For many reasons, ceramic tile is a product that very successfully knits together the disparate parts of the urban fabric and provides a reliable solution to a variety of different goals. Ceramic tile is a versatile finish, seamlessly flowing across interior spaces and capable of spilling into and integrating exterior areas. It is a building material that lends itself to a myriad of translations. Its scale varies from small humanistic proportions to monumental ones. Ceramic tile animates many places in the world and has the design variety to articulate any local theme, geography, heritage or story. While aesthetically improving any surface, it is the longevity of ceramic tile, far exceeding many other surface finishes, that greatly enhances its place in sustainable design.
The ceramic tile industry has had a dramatic role in commercial design for the past decade. The introduction of porcelain tile has literally revolutionized the palette and potential for innovation in airports, retail centers, hotels and office towers. The latest line-up of products is bound to have creative juices flowing in design firms across the country.
The speed of innovation at ceramic tile manufacturing companies since the launch of the first 8-inch through body, single color porcelain tile has been meteoric. Each year new techniques and technologies have led to a dizzying array of new aesthetic decorations. From its almost humble start as a rather industrial looking tile, we now have; textured matte, honed, polished and semi-polished porcelain, striated stone designs achieved with soluble salts or minerals, double loaded and multi-pipe three-dimensional surface effects, rectified edges, and combinations of all of these techniques which provide us with porcelain tile in any conceivable color, texture, profile and finish imaginable.
Manufacturers and designers have stretched the design potential further by using water jet and laser technology to achieve graceful curves, complicated patterns and corporate or landmark logo insets, that are strategically set within a field of tile. The available size of porcelain tile has increased from the original 8- and 12-inch formats to sizes exceeding 2-feet-by-2-feet. In the rectangular format, it is not unusual to see one-foot-by-three-foot panels. Even larger custom sizes are possible with the ventilated façade and raised panel flooring systems that are just making their debut.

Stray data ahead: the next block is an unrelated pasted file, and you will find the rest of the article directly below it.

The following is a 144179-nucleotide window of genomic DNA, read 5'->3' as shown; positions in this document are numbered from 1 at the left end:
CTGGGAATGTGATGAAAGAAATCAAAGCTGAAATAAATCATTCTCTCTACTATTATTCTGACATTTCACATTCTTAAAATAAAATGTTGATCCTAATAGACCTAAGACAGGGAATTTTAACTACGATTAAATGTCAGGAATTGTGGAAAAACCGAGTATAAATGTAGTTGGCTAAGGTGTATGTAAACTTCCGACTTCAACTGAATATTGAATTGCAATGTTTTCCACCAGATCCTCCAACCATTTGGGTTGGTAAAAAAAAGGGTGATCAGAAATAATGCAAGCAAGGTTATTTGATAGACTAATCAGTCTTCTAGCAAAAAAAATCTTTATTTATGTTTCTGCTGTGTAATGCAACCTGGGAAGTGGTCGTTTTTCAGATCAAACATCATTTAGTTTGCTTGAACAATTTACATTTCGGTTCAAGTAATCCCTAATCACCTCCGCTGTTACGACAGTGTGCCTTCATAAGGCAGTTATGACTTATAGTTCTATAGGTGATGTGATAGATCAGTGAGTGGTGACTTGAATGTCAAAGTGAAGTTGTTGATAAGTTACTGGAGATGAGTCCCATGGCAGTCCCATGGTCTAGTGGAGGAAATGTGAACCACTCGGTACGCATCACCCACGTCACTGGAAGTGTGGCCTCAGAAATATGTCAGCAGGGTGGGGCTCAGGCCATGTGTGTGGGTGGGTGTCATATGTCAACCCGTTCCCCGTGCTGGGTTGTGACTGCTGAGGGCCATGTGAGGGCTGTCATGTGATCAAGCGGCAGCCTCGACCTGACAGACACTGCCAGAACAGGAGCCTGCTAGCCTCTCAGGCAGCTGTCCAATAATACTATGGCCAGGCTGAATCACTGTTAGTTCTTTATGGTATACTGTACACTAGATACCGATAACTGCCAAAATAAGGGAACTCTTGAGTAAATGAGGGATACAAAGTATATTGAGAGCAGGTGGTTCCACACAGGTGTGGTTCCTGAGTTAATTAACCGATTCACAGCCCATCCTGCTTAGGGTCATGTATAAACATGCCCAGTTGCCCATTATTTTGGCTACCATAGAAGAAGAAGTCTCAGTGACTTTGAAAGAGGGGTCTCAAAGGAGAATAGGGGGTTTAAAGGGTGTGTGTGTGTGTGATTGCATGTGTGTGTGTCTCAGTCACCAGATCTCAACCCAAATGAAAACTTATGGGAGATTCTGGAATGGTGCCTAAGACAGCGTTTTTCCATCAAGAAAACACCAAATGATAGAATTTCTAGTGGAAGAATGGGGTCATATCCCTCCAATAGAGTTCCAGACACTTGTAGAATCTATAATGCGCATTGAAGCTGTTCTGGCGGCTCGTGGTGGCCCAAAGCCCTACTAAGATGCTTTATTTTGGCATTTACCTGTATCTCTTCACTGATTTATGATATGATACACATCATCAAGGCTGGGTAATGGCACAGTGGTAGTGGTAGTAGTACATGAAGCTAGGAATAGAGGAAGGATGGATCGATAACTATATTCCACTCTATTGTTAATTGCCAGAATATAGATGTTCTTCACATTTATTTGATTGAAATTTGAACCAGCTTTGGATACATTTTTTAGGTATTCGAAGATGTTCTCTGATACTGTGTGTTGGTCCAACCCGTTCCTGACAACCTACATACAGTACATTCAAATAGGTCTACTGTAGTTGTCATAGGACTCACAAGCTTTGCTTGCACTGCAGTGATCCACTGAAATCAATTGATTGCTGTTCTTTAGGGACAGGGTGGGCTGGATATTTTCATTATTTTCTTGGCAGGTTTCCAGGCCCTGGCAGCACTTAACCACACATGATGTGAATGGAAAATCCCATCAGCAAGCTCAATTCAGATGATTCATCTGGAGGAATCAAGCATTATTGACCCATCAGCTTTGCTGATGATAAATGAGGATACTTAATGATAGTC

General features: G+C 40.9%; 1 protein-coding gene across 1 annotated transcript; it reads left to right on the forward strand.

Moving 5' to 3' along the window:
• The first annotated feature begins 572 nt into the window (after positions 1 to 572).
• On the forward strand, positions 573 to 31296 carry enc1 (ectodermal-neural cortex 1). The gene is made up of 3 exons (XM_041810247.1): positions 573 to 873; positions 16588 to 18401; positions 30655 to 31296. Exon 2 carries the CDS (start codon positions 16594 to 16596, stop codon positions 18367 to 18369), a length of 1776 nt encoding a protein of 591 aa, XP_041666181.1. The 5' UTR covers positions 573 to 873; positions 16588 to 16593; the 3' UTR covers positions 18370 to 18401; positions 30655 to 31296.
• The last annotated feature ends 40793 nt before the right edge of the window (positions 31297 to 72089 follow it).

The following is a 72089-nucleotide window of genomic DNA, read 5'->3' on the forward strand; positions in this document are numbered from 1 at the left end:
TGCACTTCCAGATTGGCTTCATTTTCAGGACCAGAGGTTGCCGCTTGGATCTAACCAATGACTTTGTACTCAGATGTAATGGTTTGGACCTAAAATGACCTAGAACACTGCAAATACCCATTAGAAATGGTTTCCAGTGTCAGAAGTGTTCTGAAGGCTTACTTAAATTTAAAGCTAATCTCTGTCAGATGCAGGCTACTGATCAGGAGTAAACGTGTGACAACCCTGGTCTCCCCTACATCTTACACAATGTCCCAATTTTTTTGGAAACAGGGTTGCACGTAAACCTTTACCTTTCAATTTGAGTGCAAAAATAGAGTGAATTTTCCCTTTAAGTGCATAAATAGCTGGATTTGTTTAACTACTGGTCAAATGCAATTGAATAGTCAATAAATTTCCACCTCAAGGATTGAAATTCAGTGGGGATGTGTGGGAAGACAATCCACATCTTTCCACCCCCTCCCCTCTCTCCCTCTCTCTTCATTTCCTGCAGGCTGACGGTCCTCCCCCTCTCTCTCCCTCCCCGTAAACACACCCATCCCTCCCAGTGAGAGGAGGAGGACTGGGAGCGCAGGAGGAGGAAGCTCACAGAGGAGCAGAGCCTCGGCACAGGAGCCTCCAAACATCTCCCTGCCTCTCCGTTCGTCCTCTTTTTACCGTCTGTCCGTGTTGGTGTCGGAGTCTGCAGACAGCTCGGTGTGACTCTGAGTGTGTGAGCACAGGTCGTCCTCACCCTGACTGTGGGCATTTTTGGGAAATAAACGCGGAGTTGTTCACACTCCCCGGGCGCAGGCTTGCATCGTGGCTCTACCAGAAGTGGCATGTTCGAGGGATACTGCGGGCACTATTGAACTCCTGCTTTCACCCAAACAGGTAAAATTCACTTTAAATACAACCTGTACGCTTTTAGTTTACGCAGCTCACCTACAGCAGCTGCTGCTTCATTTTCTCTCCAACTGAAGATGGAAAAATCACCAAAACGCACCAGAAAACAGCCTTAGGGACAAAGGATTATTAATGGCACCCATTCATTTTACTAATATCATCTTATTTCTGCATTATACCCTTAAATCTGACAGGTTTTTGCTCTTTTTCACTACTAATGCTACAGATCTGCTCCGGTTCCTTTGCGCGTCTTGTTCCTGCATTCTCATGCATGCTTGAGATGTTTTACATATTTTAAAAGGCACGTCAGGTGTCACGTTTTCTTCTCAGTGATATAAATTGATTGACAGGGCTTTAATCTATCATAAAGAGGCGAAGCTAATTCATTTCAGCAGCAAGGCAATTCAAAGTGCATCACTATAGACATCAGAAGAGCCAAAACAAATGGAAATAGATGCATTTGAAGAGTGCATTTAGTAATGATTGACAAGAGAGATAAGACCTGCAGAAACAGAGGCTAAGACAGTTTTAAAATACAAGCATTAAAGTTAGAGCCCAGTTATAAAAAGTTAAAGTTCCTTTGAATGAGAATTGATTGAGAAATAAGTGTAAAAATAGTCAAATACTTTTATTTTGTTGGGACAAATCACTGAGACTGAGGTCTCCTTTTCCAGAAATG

Airports across the United States are currently undergoing expansion and renovation. In many cases, through-body or unglazed porcelain tile in large format is the flooring of choice. Priority is given to a floor finish that is able to withstand abusive pedestrian traffic as well as wheeled luggage and vehicles. Ceramic porcelain tile in modular sizes with its wide array of colors and textures provides the distinct traffic patterning required to identify and control access to boarding areas, shops, restaurants, concourses and people movers. Creating designs, patterns, images or logos in the floor affords the airport authority an opportunity to display features of the local area, express the mood of the city and to create an image for newly arriving guests.
Tampa International Airport, designed by Florida-based Kelly Taaffe Design Inc. (KTD Inc.), used 21,000 square feet of Crossville Porcelain Stone to create the Spectrum 2003 Commercial award-winning environment that welcomes visitors from across the globe. The flooring was designed as a series of intricate tile "stepping stones" connected by floating tile bridges in a matte finish. The bridges are set atop a sea of blue polished tile, which simulates the shimmering effect of the ocean.
Crossville's color and design consultant, Barbara Schirmeister sees a continuing popularity for all shades of blue. "These colors related to air and water are popular because of their soothing and calming effect," Schirmester said. "We are also seeing a trend in using ceramic and porcelain tile with waterfalls and other natural elements to create spa-like settings in hotels, restaurants, corporate lobbies and retail environments. The clean, uncluttered look of ceramic and porcelain tile is a natural stress-buster."
A similar revitalization is taking place in shopping malls. With the same type and level of anticipated traffic, the deep abrasion resistance of porcelain tile is mandatory. As mentioned, urban planning concepts are encouraging expanded use for single purpose retail sites. New hybrid centers often include exterior spines housing movie theatres, fitness centers, restaurants, hotels and multi-media entertainment facilities. Ceramic tile paving is being used to integrate the existing interior mall with the new exterior components of these shopping complexes.
These vibrant energetic spaces personify action and movement. The revitalization of Parkway Place in Huntsville, Alabama by KA Architecture exemplifies how porcelain ceramic tile can breathe life into an under performing retail project.
The custom laser cut curvilinear tile patterns form a perimeter border that meanders throughout the entire length of the mall.
Project manager Craig H. Wasserman included the Parkway Place logo in the Italian porcelain field and used large sweeping curves of tile in the center courts for warmth, interest and intrigue. The southern inspired design motif reflects local interest and includes environmental graphic elements inserted in the floor and wall tile areas.
Rivertown Crossings Mall in Grandville, Michigan also designed by KA Architecture used porcelain tile to establish a theme that recalls Michigan lakes, rivers, bridges and lighthouses. The floor pattern includes nautical flags in the circulation areas. These elements along with other graphic treatments, tell a story about the Great Lakes locale that involves and informs visitors while providing an architectural framework where tenants can creatively express their own individual look. Rivertown Crossings offers retail shopping, a 20-screen cinema and a number of large restaurants and specialty stores. Other retail centers are adding fine cuisine and entertainment spokes creating multi-functional lifestyle centers that are vital and utilized day and night.